Countries with healthy economies need to take “early action” on deficits to avoid the sovereign debt crises that have beset Spain and Ireland, said Jaime Caruana, general manager of the Bank for International Settlements.
Deficit rules are especially important for countries that belong to a monetary union such as the euro, Caruana said today in an interview on the sidelines of the International Monetary Fund’s spring meetings in Washington. The Basel, Switzerland- based BIS coordinates central bank initiatives on financial stability and regulation.
“Acting in the good times is to me a key element,” said Caruana, the former governor of the Bank of Spain. “It is better to do it early action than just relying on sanctions at the end when it is very, very difficult.”
When asked during a panel discussion whether euro-area countries in a situation such as Greece’s should restructure their debt, Caruana responded that restructuring is a “very difficult” and costly choice. “I can understand very well that this is not on the table,” he said.
The IMF and Group of 20 nations are gathering this week as the U.S. and Europe battle over when and how to rein in budget deficits. The European Union has so far assembled bailouts for Greece, Ireland and Portugal and now is working on policies aimed at limiting debt and preventing further crises.
French Finance Minister Christine Lagarde called today for policies with “a degree of automaticity” that would impose sanctions on countries that breach national requirements. Such rules need a penalty “that bites, that has teeth,” she said at a Bertelsmann Foundation event.
Caruana praised broader monitoring initiatives that look at productivity and other indicators as well as debt and deficit levels. In a panel discussion today, he said that the U.S., the U.K. and Germany have so far not faced market scrutiny and should take heed of other countries’ experiences.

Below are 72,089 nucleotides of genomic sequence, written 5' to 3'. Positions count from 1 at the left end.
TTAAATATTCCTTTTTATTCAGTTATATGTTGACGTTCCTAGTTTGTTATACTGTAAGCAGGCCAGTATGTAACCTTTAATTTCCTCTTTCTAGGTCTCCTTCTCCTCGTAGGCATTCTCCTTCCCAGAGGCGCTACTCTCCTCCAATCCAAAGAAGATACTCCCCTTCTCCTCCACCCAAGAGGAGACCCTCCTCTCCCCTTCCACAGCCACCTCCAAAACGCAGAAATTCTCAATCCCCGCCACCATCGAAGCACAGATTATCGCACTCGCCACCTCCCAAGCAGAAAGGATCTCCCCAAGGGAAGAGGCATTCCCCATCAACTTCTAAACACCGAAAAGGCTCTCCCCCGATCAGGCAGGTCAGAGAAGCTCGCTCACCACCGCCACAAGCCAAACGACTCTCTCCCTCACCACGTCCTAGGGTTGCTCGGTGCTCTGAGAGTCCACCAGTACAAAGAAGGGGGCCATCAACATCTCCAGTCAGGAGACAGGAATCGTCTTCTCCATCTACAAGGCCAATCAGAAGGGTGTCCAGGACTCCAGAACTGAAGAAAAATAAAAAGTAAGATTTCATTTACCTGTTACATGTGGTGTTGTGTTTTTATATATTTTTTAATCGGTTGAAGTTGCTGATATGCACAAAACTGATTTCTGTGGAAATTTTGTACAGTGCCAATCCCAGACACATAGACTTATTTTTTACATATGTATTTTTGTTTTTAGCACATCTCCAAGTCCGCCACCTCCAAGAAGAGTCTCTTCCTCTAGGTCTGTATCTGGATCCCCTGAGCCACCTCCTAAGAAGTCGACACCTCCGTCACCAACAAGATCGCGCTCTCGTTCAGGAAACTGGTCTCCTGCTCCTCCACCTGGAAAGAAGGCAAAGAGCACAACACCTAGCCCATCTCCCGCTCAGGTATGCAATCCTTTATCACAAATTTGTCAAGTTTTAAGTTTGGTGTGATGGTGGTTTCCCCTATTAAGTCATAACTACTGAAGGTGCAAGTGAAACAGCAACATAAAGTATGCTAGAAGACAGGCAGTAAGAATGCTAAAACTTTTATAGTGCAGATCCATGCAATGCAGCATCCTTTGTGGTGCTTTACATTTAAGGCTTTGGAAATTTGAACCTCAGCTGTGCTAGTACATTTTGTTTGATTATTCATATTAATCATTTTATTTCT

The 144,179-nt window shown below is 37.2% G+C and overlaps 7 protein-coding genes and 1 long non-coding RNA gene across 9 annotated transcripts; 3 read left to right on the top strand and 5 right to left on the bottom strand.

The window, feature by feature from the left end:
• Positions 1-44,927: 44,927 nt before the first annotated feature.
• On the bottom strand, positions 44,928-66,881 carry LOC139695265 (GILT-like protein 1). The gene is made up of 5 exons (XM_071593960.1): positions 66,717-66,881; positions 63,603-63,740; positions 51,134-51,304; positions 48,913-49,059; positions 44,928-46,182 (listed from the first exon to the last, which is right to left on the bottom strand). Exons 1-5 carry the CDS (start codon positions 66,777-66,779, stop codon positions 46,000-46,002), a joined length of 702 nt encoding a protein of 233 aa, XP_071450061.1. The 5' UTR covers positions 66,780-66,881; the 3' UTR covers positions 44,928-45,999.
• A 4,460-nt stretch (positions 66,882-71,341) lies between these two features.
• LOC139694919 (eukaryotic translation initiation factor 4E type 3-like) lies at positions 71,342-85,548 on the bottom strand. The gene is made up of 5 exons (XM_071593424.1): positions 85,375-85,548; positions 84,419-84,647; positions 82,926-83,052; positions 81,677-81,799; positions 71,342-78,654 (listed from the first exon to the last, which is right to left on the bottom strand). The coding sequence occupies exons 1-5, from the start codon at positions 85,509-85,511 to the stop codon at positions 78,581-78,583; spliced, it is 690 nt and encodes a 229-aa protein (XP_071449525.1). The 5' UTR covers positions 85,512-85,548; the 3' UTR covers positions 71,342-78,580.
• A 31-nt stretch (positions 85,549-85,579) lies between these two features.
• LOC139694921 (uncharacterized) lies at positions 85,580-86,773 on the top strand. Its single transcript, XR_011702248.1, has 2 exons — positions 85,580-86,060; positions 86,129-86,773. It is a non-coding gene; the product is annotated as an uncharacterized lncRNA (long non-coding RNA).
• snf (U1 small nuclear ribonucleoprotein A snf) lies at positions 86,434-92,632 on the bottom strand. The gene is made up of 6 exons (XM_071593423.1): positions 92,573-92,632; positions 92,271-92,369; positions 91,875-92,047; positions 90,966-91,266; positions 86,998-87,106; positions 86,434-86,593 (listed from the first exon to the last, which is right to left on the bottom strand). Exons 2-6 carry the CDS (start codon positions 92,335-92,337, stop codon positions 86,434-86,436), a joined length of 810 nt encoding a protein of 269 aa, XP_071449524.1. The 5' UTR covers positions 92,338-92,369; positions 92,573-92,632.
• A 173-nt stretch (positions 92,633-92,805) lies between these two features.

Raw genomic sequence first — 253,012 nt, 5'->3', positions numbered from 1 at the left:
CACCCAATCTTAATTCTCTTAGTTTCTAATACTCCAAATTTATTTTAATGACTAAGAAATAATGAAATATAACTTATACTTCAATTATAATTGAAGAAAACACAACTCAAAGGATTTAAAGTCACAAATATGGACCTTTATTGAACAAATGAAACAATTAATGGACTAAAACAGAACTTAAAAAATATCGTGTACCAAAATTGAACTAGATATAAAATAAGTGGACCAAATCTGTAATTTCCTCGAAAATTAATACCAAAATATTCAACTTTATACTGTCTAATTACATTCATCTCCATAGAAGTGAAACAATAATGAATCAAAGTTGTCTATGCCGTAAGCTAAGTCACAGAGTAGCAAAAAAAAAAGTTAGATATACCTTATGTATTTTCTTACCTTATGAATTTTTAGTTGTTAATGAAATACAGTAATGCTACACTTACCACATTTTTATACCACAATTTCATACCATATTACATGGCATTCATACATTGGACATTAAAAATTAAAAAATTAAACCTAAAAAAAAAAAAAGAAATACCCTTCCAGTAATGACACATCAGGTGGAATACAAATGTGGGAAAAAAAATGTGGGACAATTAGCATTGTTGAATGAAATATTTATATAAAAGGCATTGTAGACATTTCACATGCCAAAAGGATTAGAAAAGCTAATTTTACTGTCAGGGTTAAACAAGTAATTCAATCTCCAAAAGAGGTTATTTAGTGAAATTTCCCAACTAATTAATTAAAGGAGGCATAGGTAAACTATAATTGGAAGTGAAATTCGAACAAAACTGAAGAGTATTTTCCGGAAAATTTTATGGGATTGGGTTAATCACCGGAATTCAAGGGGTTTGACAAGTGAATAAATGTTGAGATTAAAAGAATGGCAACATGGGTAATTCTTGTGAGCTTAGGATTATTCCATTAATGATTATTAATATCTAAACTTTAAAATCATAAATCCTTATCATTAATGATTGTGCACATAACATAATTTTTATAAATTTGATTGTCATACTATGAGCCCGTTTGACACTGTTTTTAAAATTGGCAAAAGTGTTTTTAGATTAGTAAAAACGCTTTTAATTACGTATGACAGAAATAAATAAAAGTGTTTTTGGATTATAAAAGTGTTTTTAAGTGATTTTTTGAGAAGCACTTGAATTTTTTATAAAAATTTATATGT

Spain and Ireland had relatively low debt levels heading into the crisis and then found that market perceptions of systemic risk can change “very, very rapidly,” he said. “Deficit levels that were considered sustainable at some point in time, suddenly they are not sustainable,” he said.
In the U.S., the Obama administration is seeking Republican support for its plan to trim $4 trillion over the next 12 years, while also urging lawmakers to raise the $14.29 trillion debt limit before the Treasury Department runs out of borrowing room. Republicans want steeper and swifter cuts.
Treasury Secretary Timothy F. Geithner, who has warned that the debt limit could be reached as soon as May 16, called April 13 for a “basic framework of targets and limits” that would put the U.S. on a path to bring down deficits over time.
Strict limits haven’t done a good job of forcing political agreement in the U.S., said Congressional Budget Office director Douglas Elmendorf, speaking on the IMF panel.
“Rules can be valuable ways of enforcing deals that have been cut, of preventing or hindering backsliding that might occur,” Elmendorf said. “They’ve not proven, in this country at least so far, to be very effective in forcing deals to happen.”
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